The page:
Marine litter: a united Mediterranean in the fight against waste at sea

The material most found on the beaches is plastic, followed by paper and glass, the rest is mixed material

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A united Mediterranean is needed to reduce marine litter. Not only in the practices of correct waste management and disposal, but also and above all in the policies to be adopted, networking and also replicating the good networking practices already in place.

This is the message that Legambiente is launching today at the online conference “Networking for tackling marine litter in the Mediterranean Sea” organized together with the Scientific Technical Committee Ecomondo, Corepla, Union for Mediterranean, Ispra, Common and Clean Sea Life within the 24th edition of Ecomondo, this year in a totally digital formula.

A moment of reflection to shed light on the problem of waste at sea throughout the Mediterranean basin and to discuss the proposals and policies to be implemented, both at European and international level.

“80% of the waste beached and monitored on Italian beaches is plastic, and, unfortunately, the one present on our coasts is only the tip of the iceberg of a much wider phenomenon, that of the marine litter, which is endangering also the Mediterranean Sea, its biodiversity, but also the local economy. To counteract the marine litter – declares Giorgio Zampetti, general manager of Legambiente – it is necessary to act as soon as possible and in synergy through greater networking actions, information and awareness campaigns, increasingly promoting the circular economy, working to reduce pollution from plastic and putting in place ad hoc policies starting from a unitary policy. There is no more time to waste “.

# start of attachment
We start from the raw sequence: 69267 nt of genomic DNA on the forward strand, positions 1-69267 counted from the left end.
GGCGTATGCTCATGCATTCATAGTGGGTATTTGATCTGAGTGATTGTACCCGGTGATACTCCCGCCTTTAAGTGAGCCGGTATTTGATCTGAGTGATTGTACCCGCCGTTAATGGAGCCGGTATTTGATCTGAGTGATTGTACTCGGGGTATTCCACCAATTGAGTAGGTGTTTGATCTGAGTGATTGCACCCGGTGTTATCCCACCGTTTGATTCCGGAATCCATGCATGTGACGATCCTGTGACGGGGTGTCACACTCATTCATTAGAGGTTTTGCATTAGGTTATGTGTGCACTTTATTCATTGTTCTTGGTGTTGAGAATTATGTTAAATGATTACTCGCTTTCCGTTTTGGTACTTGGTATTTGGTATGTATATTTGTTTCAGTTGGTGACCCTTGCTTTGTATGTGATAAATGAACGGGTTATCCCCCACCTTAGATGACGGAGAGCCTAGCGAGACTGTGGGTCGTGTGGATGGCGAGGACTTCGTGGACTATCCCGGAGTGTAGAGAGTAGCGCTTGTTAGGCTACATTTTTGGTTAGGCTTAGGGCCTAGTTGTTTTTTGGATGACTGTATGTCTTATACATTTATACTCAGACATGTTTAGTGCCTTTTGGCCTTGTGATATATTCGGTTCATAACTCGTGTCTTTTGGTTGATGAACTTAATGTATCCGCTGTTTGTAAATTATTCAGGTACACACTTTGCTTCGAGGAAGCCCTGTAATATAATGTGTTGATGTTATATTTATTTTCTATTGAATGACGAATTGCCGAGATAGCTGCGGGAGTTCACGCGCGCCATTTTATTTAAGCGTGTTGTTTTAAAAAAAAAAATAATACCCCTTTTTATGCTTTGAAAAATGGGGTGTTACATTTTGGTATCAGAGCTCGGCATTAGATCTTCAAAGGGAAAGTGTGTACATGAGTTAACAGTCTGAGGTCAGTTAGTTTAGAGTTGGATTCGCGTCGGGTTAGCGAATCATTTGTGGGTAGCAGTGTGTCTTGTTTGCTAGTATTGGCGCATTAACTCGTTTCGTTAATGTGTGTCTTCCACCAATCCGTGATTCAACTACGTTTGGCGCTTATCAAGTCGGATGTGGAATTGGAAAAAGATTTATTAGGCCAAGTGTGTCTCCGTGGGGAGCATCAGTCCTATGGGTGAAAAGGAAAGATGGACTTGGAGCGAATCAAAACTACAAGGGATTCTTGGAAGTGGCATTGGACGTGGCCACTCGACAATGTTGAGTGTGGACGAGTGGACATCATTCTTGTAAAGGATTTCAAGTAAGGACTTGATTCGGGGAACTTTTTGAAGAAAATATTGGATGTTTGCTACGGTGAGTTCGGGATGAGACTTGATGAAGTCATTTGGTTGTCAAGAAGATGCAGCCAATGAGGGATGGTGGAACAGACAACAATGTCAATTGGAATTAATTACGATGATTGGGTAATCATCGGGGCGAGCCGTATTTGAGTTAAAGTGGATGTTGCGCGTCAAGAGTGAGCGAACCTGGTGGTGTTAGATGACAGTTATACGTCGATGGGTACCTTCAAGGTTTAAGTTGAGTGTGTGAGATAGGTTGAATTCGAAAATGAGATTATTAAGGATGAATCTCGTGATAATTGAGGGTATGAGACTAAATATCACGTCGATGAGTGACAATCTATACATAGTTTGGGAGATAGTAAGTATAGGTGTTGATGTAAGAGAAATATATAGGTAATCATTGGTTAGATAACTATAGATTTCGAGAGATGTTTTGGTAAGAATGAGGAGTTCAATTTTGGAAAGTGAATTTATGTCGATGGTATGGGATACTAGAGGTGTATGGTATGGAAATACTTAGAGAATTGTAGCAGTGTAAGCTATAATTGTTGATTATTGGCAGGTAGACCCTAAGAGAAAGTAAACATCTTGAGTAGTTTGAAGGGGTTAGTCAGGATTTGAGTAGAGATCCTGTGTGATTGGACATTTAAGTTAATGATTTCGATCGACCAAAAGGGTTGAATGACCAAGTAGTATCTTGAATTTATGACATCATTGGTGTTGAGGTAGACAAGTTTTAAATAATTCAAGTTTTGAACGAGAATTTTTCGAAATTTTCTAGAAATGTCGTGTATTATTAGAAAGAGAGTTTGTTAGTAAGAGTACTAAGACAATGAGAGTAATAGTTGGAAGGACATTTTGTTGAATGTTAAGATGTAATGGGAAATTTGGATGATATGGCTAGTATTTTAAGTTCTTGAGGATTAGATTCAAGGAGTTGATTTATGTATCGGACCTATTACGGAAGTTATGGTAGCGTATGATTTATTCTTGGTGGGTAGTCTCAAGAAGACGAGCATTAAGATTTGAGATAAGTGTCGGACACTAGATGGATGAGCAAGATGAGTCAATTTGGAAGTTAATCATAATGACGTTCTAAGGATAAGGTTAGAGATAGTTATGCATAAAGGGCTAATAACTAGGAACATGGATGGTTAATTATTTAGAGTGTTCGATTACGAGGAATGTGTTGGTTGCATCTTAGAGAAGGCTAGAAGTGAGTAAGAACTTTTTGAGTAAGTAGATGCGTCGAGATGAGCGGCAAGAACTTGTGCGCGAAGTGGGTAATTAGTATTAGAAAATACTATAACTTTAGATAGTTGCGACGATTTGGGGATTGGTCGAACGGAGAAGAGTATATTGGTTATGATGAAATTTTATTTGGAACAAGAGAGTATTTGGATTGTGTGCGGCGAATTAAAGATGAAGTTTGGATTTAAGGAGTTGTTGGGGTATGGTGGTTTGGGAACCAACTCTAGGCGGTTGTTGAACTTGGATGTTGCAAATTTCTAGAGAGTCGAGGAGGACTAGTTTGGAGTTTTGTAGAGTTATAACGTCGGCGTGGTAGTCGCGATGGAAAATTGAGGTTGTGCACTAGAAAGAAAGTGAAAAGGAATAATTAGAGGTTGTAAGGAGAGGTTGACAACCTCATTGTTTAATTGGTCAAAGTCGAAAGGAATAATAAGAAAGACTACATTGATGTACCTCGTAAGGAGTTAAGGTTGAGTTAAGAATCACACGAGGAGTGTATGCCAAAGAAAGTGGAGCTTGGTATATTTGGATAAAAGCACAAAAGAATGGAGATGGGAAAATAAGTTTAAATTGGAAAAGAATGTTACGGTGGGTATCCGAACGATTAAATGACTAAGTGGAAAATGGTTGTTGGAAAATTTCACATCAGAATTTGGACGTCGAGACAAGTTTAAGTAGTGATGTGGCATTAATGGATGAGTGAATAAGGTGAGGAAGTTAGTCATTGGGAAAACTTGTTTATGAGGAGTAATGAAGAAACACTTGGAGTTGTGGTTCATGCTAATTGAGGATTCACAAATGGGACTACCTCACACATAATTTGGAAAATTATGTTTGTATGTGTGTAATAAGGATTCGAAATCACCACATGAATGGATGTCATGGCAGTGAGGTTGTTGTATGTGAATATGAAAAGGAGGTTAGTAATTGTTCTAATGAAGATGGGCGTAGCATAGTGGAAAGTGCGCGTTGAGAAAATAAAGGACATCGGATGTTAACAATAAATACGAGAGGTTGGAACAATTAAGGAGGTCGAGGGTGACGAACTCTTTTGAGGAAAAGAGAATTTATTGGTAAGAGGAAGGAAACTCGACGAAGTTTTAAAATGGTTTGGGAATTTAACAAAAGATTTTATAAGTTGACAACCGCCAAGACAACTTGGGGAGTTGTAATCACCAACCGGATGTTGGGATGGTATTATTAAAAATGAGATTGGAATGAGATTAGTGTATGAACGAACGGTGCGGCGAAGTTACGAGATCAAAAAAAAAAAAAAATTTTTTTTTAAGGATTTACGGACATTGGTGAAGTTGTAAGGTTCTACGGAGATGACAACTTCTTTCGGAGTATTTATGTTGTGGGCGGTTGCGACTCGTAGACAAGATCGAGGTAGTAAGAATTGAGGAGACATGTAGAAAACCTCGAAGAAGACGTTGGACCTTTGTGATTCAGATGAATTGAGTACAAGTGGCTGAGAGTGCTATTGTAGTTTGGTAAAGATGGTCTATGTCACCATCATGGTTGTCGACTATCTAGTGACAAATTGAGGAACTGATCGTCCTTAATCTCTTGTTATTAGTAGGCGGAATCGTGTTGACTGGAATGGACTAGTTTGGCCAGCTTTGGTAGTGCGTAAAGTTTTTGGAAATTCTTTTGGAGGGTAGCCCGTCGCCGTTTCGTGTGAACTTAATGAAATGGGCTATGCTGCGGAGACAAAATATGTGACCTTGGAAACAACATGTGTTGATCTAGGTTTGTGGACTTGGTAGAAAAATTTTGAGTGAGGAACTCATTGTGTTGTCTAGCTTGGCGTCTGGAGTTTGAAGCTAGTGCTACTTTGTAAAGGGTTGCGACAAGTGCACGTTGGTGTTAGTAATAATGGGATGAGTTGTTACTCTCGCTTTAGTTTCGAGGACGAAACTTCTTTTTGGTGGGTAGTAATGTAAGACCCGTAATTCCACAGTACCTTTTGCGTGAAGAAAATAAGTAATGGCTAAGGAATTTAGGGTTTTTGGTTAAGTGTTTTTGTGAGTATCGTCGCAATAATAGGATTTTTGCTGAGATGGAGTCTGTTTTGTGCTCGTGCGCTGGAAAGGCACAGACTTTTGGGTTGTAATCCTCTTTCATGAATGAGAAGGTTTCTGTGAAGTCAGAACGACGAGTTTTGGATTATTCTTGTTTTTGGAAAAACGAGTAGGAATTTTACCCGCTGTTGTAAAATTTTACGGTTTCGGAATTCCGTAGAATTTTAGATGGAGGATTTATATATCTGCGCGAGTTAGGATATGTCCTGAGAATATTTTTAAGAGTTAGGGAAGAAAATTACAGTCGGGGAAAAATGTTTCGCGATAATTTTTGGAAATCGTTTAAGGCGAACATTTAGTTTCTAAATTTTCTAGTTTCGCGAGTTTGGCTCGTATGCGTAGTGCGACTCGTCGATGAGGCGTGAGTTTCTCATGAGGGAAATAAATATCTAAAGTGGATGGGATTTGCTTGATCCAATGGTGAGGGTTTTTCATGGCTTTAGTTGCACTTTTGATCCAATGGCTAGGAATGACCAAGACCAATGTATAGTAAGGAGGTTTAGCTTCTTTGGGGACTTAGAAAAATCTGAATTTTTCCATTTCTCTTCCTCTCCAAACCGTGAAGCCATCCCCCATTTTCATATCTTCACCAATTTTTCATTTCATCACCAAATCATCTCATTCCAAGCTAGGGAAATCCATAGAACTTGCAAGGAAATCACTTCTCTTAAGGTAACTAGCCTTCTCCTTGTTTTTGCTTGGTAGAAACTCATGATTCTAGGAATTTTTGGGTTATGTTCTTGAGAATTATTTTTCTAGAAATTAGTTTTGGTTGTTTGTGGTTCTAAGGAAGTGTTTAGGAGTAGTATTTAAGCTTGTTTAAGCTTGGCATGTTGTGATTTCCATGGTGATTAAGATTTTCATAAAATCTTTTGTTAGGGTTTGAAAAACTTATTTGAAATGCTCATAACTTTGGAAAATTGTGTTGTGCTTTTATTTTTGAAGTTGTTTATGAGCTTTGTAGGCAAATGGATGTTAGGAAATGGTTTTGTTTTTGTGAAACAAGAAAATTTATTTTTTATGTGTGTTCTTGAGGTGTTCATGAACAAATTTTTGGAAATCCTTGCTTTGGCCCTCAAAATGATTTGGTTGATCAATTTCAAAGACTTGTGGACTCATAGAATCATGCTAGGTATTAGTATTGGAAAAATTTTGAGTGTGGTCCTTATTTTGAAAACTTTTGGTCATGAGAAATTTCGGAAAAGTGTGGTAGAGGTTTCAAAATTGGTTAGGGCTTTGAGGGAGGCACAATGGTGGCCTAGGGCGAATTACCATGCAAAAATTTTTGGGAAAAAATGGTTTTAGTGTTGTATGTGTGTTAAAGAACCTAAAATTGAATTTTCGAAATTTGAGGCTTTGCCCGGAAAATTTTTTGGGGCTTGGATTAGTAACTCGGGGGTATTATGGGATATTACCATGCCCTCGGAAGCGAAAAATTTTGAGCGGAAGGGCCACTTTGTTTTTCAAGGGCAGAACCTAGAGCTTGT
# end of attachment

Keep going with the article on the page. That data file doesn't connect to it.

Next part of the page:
Networking experiences – According to the World Union for the Conservation of Nature (IUCN) (Report Mare Plasticum: The Mediterranean) over 230 thousand tons of plastic are dumped every year in the Mediterranean Sea and Italy, along with Egypt and Turkey , is among the three main culprits. Worrying data that once again indicate the seriousness of the problem, which is why it is essential to create a network to counter the marine litter as the European project COMMON is doing, which during the first year of life created a network of over 500 subjects, including institutions, entities, associations, municipalities and cooperatives, to promote common governance models in the countries involved: Italy, Lebanon and Tunisia.

“The COMMON project – adds Zampetti – has strengthened the link with the southern Mediterranean countries and is creating a network of great value to design management interventions extended to the whole area, in order to reduce the problem of waste at sea, including through integrated governance models. A model that should also be supported by common policies of sustainable production and consumption, because the different regulations among the Mediterranean countries represent an obstacle to environmental sustainability. The extension of European policies and guidelines to the entire basin can represent a great development opportunity with significant environmental, social and economic impacts “.

The material most found on the Italian, Lebanese and Tunisian shores examined throughout the season is plastic (80%), followed by paper (13%) and glass (4%), the rest (3%) is mixed material. 87% of the structures involved also report the discovery of cigarette butts and disposable plastics: caps, glasses and straws.

In 28 years, the Clean Up the Med campaign has mobilized over 500,000 volunteers from 23 different Mediterranean countries and thanks to which 100,000 kilometers of beach have been cleaned of over 800,000 tons of waste. And the great mobilization put in place by the Clean Sea LIFE project that in Italy, in four years, has given life to a unique community involving divers, boaters, fishermen, students and citizens in beach cleaning and information and awareness raising activities.